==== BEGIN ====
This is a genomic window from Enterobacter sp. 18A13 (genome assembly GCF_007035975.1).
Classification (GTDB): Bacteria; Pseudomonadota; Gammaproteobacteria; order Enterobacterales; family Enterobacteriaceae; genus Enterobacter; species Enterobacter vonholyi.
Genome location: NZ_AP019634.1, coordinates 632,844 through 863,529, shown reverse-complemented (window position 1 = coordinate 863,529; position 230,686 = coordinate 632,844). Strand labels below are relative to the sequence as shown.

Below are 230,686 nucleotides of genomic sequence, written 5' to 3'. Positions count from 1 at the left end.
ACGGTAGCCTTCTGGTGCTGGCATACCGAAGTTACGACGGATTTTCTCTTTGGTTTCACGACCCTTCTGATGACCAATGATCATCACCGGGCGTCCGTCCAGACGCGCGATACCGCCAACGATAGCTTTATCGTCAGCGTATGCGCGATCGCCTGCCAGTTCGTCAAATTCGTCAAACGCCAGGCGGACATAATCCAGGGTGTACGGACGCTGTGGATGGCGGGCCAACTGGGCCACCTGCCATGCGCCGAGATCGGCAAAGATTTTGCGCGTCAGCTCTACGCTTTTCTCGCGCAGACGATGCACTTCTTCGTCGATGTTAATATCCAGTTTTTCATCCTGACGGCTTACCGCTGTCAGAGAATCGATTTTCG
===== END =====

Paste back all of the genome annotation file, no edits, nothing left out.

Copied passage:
This is a genomic window from Enterobacter sp. 18A13 (genome assembly GCF_007035975.1).
Classification (GTDB): Bacteria; Pseudomonadota; Gammaproteobacteria; order Enterobacterales; family Enterobacteriaceae; genus Enterobacter; species Enterobacter vonholyi.
Genome location: NZ_AP019634.1, coordinates 632,844 through 863,529, shown reverse-complemented (window position 1 = coordinate 863,529; position 230,686 = coordinate 632,844). Strand labels below are relative to the sequence as shown.

Below are 230,686 nucleotides of genomic sequence, written 5' to 3'. Positions count from 1 at the left end.
ACGGTAGCCTTCTGGTGCTGGCATACCGAAGTTACGACGGATTTTCTCTTTGGTTTCACGACCCTTCTGATGACCAATGATCATCACCGGGCGTCCGTCCAGACGCGCGATACCGCCAACGATAGCTTTATCGTCAGCGTATGCGCGATCGCCTGCCAGTTCGTCAAATTCGTCAAACGCCAGGCGGACATAATCCAGGGTGTACGGACGCTGTGGATGGCGGGCCAACTGGGCCACCTGCCATGCGCCGAGATCGGCAAAGATTTTGCGCGTCAGCTCTACGCTTTTCTCGCGCAGACGATGCACTTCTTCGTCGATGTTAATATCCAGTTTTTCATCCTGACGGCTTACCGCTGTCAGAGAATCGATTTTCG